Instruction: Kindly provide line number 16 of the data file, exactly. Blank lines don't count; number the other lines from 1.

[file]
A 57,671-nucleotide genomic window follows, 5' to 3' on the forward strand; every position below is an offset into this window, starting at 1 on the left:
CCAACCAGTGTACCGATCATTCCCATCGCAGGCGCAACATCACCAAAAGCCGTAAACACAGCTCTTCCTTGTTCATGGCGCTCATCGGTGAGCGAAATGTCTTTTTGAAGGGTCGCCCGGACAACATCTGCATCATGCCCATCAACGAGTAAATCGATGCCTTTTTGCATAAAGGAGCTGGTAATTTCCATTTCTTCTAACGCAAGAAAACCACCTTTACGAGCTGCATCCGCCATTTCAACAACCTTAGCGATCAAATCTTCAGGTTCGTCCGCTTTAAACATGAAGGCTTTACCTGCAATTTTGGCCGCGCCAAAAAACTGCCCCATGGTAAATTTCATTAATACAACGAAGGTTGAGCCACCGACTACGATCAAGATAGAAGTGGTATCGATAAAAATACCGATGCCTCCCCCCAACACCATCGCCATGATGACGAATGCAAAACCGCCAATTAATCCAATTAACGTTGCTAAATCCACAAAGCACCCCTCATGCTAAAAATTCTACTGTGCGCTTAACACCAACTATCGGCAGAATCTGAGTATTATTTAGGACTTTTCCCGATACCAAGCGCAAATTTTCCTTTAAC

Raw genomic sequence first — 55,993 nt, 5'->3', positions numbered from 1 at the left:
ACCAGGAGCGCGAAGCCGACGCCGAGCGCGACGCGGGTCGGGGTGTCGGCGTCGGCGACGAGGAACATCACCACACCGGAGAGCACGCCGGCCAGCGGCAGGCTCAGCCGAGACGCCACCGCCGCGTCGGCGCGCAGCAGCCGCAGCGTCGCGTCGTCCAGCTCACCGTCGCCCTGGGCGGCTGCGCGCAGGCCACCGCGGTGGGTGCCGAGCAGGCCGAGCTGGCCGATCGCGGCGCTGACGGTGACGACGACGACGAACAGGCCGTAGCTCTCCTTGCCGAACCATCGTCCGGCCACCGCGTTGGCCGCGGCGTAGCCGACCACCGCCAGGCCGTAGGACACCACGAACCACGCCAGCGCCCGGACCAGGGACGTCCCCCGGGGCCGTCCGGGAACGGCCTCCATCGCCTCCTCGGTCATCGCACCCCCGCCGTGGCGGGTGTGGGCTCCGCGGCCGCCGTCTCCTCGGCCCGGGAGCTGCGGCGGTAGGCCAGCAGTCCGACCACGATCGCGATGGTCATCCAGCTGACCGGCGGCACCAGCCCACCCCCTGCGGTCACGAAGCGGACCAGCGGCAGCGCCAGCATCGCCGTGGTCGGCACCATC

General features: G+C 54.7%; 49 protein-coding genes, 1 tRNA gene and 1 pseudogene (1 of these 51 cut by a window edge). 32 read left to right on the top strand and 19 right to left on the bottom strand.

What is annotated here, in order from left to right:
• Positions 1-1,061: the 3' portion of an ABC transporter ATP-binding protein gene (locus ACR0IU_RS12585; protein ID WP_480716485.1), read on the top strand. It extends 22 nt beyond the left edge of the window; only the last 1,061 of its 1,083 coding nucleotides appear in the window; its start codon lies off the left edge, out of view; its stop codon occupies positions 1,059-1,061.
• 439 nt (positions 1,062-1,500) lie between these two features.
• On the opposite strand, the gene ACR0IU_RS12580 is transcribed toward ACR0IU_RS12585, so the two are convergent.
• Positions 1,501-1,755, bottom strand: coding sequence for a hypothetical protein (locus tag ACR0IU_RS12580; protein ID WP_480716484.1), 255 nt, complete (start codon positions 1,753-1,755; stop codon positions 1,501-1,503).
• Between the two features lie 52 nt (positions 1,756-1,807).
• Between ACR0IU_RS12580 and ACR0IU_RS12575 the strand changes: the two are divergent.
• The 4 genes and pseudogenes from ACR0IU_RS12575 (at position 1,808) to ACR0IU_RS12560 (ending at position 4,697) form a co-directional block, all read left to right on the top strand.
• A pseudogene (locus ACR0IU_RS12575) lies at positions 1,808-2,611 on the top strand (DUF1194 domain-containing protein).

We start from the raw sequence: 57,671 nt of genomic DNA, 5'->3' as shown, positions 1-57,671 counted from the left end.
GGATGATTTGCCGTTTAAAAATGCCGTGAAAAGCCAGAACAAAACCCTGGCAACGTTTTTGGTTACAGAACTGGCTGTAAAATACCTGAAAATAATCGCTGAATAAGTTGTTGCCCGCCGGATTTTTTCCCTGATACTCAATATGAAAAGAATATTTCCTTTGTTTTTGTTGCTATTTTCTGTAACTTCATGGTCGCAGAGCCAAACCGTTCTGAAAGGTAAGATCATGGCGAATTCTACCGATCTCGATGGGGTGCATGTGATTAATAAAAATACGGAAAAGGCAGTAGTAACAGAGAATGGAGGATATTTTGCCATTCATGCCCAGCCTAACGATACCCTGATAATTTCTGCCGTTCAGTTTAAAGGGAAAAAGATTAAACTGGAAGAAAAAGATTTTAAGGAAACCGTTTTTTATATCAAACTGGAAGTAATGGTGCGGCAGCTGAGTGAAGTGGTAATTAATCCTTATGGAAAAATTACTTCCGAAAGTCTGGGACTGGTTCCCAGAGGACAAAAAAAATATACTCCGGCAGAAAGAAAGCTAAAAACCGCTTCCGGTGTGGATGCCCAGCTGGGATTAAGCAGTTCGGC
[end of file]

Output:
GGATGATTTGCCGTTTAAAAATGCCGTGAAAAGCCAGAACAAAACCCTGGCAACGTTTTTGGTTACAGAACTGGCTGTAAAATACCTGAAAATAATCGCTGAATAAGTTGTTGCCCGCCGGATTTTTTCCCTGATACTCAATATGAAAAGAATATTTCCTTTGTTTTTGTTGCTATTTTCTGTAACTTCATGGTCGCAGAGCCAAACCGTTCTGAAAGGTAAGATCATGGCGAATTCTACCGATCTCGATGGGGTGCATGTGATTAATAAAAATACGGAAAAGGCAGTAGTAACAGAGAATGGAGGATATTTTGCCATTCATGCCCAGCCTAACGATACCCTGATAATTTCTGCCGTTCAGTTTAAAGGGAAAAAGATTAAACTGGAAGAAAAAGATTTTAAGGAAACCGTTTTTTATATCAAACTGGAAGTAATGGTGCGGCAGCTGAGTGAAGTGGTAATTAATCCTTATGGAAAAATTACTTCCGAAAGTCTGGGACTGGTTCCCAGAGGACAAAAAAAATATACTCCGGCAGAAAGAAAGCTAAAAACCGCTTCCGGTGTGGATGCCCAGCTGGGATTAAGCAGTTCGGC